– Hall of Fame trainers D. Wayne Lukas and Bob Baffert sat side by side in the corner of the stakes barn at Pimlico Race Course sizing up the Preakness.

“A lot of speed in there,” Baffert said. Lukas responded, “My horse is fast.”

“Pretty evenly matched,” Baffert said.

The banter sums up this year’s Preakness.

For the first time since 1996, the Preakness doesn’t have the Kentucky Derby winner and therefore no Triple Crown possibility, but it is one of the most wide open in recent history. Baffert-trained Improbable opened as the favorite — because, Baffert said, some horse had to be favored — and without any of the first four horses to cross the finish line at the Derby, the Preakness feels like almost anyone’s $1.5 million race to win.

“It’s wide open — there’s four or five horses that can win it,” Improbable co-owner Elliott Walden said Friday. “It’s kind of like the NCAA tournament. Just because Duke got beat, the No. 1 seed, didn’t mean they didn’t have a Final Four and it wasn’t as impactful at the Final Four.”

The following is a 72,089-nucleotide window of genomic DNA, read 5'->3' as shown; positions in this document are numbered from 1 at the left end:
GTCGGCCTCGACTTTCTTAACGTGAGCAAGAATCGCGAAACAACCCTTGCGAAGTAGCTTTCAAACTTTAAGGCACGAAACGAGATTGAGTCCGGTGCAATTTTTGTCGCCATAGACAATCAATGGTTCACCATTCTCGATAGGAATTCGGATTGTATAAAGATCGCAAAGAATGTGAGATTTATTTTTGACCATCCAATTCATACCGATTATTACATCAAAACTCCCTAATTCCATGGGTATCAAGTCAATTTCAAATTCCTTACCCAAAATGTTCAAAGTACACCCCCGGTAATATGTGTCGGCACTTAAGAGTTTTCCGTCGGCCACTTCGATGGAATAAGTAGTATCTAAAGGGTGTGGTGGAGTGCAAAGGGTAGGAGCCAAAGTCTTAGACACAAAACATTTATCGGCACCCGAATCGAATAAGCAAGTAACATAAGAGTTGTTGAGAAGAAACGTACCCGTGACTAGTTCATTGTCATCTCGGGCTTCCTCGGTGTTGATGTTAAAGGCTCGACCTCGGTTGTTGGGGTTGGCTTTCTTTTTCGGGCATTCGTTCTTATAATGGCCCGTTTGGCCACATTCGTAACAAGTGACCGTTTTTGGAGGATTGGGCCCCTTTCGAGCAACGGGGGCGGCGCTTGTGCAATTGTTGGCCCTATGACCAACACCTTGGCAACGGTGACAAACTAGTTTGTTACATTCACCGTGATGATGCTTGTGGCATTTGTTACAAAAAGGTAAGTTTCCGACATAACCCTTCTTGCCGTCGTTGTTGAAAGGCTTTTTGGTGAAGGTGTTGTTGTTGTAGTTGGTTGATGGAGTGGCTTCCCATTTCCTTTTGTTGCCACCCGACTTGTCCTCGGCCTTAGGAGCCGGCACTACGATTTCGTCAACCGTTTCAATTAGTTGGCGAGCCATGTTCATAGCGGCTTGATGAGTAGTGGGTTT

Unlike when Baffert brought Justify to Pimlico a year ago looking Triple Crown-caliber, this isn’t a one-horse race. Improbable and War of Will are among the legitimate contenders to become just the 19th horse in history and first since Afleet Alex in 2005 to fall short in the Derby but win the Preakness and Belmont.

• Fulfilling her role as favorite, Point of Honor rallied and won Pimlico’s Black-Eyed Susan Stakes for 3-year-old fillies by a half-length over Ulele. It was her third win in four career races.

• A filly, Congrats Gal, collapsed and died while running in the Miss Preakness States on Friday at Pimlico. She faltered in 83-degree heat, finished last and collapsed to the dirt 100 yards past the finish line.